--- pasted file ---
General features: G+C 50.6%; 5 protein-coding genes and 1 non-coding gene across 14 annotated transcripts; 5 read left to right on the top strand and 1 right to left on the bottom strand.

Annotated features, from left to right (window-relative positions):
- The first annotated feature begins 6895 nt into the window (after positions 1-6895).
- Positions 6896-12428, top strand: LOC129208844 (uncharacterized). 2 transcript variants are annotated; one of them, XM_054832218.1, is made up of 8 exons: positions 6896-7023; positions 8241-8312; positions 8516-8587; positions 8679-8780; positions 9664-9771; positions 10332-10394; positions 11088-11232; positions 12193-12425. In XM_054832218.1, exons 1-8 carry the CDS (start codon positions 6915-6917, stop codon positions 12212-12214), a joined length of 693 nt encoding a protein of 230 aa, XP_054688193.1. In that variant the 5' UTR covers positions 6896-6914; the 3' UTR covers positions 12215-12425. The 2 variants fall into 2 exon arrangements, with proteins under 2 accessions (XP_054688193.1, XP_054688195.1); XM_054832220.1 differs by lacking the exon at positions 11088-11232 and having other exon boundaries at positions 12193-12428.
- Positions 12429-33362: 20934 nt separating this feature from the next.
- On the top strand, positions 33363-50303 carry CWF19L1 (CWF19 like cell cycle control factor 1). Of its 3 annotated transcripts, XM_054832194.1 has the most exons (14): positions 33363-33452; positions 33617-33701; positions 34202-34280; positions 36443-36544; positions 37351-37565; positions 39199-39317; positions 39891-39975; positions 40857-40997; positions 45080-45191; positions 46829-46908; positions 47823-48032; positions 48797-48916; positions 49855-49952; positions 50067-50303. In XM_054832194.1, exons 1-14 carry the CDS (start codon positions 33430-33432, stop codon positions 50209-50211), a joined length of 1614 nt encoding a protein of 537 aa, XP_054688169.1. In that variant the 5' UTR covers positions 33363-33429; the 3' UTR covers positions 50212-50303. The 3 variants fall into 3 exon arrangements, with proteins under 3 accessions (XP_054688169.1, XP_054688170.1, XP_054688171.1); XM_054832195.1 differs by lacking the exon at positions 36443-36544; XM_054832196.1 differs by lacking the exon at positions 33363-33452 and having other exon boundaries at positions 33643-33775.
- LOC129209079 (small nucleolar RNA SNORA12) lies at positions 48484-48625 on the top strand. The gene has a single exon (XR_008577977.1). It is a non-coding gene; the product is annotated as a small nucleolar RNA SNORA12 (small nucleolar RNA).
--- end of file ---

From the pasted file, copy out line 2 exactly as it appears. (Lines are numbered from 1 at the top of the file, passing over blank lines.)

Annotated features, from left to right (window-relative positions):